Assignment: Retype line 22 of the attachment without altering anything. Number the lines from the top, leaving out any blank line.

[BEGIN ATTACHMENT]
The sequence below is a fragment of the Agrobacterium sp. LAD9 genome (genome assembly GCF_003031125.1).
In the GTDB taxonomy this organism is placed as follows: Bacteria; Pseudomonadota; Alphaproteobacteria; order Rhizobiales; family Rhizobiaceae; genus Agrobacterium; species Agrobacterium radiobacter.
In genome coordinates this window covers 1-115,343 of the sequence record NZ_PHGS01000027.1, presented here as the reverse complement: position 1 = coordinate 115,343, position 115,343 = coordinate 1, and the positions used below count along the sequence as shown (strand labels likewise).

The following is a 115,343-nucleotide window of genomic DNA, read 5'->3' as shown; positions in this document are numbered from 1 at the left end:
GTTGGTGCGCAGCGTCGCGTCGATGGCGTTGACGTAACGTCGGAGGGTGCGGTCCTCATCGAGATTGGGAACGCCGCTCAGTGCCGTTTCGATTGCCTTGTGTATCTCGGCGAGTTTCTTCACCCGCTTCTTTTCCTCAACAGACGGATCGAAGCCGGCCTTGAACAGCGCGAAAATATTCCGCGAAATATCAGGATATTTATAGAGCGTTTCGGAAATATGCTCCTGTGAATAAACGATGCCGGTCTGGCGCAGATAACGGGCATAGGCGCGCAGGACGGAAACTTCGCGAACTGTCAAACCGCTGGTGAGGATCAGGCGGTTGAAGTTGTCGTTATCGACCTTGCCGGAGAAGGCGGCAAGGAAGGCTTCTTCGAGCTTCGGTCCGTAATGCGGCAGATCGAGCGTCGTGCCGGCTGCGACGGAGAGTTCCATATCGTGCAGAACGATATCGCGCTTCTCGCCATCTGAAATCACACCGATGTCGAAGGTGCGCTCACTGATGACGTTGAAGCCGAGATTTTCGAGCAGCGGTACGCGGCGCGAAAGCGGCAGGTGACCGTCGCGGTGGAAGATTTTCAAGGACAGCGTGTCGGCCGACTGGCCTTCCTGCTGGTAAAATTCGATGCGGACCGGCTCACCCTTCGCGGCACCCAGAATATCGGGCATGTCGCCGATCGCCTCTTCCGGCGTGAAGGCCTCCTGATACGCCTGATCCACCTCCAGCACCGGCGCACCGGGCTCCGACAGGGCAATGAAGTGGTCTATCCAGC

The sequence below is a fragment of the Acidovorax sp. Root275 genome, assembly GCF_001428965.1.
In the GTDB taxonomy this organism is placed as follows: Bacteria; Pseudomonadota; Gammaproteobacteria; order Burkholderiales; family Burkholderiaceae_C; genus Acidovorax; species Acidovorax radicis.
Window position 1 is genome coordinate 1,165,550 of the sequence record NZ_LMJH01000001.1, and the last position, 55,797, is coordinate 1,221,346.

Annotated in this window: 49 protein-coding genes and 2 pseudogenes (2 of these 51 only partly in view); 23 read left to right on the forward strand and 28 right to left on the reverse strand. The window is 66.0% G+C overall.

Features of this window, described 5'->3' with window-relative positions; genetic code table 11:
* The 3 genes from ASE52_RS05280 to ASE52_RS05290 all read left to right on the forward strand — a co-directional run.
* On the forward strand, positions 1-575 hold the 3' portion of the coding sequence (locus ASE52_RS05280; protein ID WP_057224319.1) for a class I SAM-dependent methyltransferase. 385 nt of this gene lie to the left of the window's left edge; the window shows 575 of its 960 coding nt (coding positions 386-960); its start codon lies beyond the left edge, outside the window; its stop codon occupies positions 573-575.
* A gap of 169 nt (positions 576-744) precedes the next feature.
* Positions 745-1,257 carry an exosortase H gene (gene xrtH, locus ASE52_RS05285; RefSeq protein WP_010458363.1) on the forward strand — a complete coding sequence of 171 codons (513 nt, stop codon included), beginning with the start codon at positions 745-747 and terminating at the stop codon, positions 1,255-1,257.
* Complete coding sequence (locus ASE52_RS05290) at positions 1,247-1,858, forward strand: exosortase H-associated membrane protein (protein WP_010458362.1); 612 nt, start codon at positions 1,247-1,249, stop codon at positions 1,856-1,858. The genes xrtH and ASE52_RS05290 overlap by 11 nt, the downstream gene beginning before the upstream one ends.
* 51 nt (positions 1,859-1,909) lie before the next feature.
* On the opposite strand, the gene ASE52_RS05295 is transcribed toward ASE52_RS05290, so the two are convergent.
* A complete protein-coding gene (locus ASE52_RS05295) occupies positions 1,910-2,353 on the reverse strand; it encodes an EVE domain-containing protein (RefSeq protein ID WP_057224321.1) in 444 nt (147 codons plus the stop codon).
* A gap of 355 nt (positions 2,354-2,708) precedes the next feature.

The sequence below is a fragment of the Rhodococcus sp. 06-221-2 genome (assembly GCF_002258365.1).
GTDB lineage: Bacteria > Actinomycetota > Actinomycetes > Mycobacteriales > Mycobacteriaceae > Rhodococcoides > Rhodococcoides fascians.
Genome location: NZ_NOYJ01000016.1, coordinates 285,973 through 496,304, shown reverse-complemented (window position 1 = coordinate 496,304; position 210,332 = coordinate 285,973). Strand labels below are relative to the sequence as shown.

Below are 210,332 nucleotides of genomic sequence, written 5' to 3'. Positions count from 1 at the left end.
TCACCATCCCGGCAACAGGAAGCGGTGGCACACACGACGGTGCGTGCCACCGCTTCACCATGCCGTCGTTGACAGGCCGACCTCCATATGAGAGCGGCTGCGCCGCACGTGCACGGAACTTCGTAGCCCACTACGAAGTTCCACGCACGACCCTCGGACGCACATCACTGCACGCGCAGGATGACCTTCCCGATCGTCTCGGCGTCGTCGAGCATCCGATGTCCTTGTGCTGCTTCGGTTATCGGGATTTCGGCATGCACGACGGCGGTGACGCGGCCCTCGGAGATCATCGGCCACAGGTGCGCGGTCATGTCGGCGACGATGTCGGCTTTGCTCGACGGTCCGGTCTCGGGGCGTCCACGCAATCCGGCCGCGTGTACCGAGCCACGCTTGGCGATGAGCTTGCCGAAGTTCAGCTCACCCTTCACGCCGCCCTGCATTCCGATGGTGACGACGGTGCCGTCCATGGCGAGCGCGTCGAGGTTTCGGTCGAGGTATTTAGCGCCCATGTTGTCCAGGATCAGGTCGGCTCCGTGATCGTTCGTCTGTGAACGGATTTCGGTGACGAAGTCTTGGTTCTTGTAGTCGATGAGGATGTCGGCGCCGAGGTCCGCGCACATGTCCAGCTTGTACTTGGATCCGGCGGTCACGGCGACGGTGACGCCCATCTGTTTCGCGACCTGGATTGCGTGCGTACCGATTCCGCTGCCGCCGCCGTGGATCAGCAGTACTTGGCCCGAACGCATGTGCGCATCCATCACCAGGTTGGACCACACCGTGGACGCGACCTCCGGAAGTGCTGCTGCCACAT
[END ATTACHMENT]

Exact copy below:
Genome location: NZ_NOYJ01000016.1, coordinates 285,973 through 496,304, shown reverse-complemented (window position 1 = coordinate 496,304; position 210,332 = coordinate 285,973). Strand labels below are relative to the sequence as shown.